For once, City Council should be applauded for something it did

not

do.

Meeting on Thursday, Council members wisely backed away from a proposal that risked politicizing city services by freeing municipal workers from the decades-old ban on political activity.

At the same time, Council enacted important ethics measures that require lobbyists to report their spending for the first time, and that apply the city's campaign donor limits to inaugurations, transitions, and newly authorized legal-defense funds.

The proposal on political activity, spearheaded by Majority Leader Marian B. Tasco and freshmen Council members Bill Green and Maria Quiñones Sánchez, supposedly redressed free-speech concerns. Despite solid legal underpinnings for the City Charter ban on politicking, Council also contends that the ban could be overturned if challenged in court.

But the potential negative impact far outweighs any benefit from allowing city workers to wear political buttons and such. Once employees were free to hold party posts and work on campaigns, there would be no effective way to make sure they didn't do political work on city time. That's one reason the Board of Ethics strongly opposed the plan.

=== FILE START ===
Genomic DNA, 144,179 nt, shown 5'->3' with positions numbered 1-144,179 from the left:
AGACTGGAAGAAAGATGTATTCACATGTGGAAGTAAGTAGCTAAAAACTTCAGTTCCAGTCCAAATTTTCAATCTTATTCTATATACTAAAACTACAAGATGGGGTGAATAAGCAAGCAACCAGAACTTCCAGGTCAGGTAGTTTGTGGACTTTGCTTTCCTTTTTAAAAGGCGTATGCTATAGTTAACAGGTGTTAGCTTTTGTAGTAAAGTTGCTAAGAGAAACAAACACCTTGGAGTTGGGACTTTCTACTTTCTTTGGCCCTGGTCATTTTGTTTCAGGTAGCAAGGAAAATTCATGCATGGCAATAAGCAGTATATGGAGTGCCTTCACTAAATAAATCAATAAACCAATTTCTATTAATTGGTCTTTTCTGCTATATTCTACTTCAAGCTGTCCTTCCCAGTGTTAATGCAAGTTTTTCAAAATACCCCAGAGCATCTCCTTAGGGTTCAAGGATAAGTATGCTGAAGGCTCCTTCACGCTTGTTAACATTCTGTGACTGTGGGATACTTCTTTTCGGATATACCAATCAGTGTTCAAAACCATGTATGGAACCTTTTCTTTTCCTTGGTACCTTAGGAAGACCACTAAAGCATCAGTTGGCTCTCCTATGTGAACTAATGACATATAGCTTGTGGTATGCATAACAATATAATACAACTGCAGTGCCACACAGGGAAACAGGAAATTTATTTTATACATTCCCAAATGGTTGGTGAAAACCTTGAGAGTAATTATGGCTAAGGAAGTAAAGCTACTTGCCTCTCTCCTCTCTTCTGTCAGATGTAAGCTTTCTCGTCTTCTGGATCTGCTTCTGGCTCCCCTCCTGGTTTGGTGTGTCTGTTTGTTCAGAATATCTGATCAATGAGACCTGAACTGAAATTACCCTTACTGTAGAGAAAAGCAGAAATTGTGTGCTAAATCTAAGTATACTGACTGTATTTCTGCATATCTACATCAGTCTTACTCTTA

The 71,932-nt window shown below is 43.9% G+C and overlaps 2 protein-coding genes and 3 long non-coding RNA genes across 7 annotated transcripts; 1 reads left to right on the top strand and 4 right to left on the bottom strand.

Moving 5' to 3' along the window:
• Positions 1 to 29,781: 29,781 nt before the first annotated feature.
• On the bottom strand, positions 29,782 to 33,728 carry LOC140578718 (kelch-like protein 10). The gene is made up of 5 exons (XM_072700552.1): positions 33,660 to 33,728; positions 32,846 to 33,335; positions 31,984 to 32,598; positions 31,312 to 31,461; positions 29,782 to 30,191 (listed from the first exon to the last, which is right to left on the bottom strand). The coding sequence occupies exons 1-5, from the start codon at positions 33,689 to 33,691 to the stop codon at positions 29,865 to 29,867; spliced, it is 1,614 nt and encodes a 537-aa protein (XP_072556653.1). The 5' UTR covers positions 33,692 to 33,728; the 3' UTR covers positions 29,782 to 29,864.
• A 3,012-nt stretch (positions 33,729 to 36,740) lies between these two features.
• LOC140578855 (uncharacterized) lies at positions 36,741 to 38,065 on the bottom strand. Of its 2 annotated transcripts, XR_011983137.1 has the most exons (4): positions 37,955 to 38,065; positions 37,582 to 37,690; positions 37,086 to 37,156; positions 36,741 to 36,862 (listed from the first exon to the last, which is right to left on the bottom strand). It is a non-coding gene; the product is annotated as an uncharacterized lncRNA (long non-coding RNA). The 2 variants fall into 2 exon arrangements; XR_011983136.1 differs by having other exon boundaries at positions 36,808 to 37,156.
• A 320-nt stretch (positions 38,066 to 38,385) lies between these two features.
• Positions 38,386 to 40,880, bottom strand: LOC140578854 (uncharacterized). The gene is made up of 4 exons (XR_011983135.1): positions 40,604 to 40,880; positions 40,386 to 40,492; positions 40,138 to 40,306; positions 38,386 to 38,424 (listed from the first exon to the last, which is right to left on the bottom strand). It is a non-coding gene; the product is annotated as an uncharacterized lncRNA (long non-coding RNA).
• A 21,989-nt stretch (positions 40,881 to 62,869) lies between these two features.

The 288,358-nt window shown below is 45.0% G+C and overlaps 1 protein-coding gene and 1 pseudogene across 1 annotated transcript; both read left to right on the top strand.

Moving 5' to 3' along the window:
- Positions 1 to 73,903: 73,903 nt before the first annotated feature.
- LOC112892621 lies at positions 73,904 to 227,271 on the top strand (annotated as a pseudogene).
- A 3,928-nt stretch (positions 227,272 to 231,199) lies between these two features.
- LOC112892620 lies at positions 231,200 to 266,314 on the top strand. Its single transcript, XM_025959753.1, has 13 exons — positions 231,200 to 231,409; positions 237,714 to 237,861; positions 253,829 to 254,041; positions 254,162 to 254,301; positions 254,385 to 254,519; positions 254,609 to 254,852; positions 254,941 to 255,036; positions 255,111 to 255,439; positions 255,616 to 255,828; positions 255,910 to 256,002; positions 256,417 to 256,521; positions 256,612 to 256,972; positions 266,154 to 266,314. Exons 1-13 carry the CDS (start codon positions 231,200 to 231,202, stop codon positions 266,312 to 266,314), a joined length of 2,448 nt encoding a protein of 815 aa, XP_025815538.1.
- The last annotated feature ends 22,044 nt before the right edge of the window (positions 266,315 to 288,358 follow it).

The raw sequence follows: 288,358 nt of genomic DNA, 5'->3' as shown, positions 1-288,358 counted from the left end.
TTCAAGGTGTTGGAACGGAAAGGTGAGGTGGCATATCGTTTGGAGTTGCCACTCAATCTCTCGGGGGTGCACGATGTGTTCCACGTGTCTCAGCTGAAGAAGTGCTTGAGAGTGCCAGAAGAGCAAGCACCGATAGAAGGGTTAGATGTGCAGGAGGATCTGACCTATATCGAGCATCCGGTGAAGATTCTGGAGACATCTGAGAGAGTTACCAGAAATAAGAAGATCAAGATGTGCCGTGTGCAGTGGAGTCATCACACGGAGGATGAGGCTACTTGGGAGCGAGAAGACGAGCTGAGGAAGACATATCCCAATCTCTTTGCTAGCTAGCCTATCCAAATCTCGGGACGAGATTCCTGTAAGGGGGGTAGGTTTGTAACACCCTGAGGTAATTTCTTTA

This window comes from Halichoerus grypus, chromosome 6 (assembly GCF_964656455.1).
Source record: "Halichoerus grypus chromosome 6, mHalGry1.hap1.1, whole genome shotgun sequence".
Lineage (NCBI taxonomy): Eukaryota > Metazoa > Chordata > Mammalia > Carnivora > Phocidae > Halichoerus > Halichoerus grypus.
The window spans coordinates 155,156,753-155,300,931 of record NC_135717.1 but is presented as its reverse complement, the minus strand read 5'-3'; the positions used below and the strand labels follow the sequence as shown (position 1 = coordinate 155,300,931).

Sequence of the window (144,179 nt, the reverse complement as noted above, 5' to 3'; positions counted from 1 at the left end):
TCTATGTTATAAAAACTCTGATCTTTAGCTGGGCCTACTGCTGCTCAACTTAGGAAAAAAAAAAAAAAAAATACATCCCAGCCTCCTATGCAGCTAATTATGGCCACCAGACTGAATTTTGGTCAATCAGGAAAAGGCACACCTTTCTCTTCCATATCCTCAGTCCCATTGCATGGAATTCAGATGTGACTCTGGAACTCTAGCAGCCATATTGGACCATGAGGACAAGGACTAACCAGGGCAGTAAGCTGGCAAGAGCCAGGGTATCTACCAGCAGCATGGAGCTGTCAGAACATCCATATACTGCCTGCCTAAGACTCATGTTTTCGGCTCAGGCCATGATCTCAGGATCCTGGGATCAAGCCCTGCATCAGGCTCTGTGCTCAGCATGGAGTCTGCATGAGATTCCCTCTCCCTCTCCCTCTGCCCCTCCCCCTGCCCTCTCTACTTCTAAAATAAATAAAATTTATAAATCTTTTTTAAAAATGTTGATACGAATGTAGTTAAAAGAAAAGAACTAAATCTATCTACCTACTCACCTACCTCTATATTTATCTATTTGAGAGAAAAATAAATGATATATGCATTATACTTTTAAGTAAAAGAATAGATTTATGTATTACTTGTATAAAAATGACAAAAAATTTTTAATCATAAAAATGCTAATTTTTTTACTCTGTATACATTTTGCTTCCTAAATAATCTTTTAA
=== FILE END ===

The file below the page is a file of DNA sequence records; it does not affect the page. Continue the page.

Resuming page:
Council also devised a backdoor tactic that would let it overturn by ordinance such sensible safeguards as the charter requirement that elected officials quit before seeking higher office.

Tasco said Council backed off to avoid "unintended consequences," while Sánchez talked of "working to build consensus on this issue." Here's a better plan: Forget about loosening the politics ban, and get back to work on unfinished ethics reforms like a ban on nepotism and gifts, and limiting city officials' second jobs.